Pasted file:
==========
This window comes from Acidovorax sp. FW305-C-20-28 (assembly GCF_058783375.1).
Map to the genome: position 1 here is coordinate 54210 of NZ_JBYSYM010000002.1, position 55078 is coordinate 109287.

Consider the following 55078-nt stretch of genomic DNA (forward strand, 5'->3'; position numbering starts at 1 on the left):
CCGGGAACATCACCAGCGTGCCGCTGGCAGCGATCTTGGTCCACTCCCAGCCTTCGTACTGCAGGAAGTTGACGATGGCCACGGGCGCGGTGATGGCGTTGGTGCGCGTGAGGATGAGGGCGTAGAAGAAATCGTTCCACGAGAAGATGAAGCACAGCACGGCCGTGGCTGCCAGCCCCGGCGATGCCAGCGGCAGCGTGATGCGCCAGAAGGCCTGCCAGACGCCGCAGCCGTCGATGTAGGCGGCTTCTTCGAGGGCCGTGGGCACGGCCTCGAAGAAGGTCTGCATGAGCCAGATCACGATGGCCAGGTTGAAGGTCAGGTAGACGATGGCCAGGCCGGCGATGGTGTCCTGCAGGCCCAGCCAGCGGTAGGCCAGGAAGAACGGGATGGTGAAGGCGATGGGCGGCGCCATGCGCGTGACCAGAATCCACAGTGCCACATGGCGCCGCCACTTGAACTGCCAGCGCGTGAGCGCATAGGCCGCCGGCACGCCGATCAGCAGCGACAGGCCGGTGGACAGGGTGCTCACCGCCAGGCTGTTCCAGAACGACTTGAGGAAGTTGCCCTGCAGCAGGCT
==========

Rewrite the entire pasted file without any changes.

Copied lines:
This window comes from Acidovorax sp. FW305-C-20-28 (assembly GCF_058783375.1).
Map to the genome: position 1 here is coordinate 54210 of NZ_JBYSYM010000002.1, position 55078 is coordinate 109287.

Consider the following 55078-nt stretch of genomic DNA (forward strand, 5'->3'; position numbering starts at 1 on the left):
CCGGGAACATCACCAGCGTGCCGCTGGCAGCGATCTTGGTCCACTCCCAGCCTTCGTACTGCAGGAAGTTGACGATGGCCACGGGCGCGGTGATGGCGTTGGTGCGCGTGAGGATGAGGGCGTAGAAGAAATCGTTCCACGAGAAGATGAAGCACAGCACGGCCGTGGCTGCCAGCCCCGGCGATGCCAGCGGCAGCGTGATGCGCCAGAAGGCCTGCCAGACGCCGCAGCCGTCGATGTAGGCGGCTTCTTCGAGGGCCGTGGGCACGGCCTCGAAGAAGGTCTGCATGAGCCAGATCACGATGGCCAGGTTGAAGGTCAGGTAGACGATGGCCAGGCCGGCGATGGTGTCCTGCAGGCCCAGCCAGCGGTAGGCCAGGAAGAACGGGATGGTGAAGGCGATGGGCGGCGCCATGCGCGTGACCAGAATCCACAGTGCCACATGGCGCCGCCACTTGAACTGCCAGCGCGTGAGCGCATAGGCCGCCGGCACGCCGATCAGCAGCGACAGGCCGGTGGACAGGGTGCTCACCGCCAGGCTGTTCCAGAACGACTTGAGGAAGTTGCCCTGCAGCAGGCT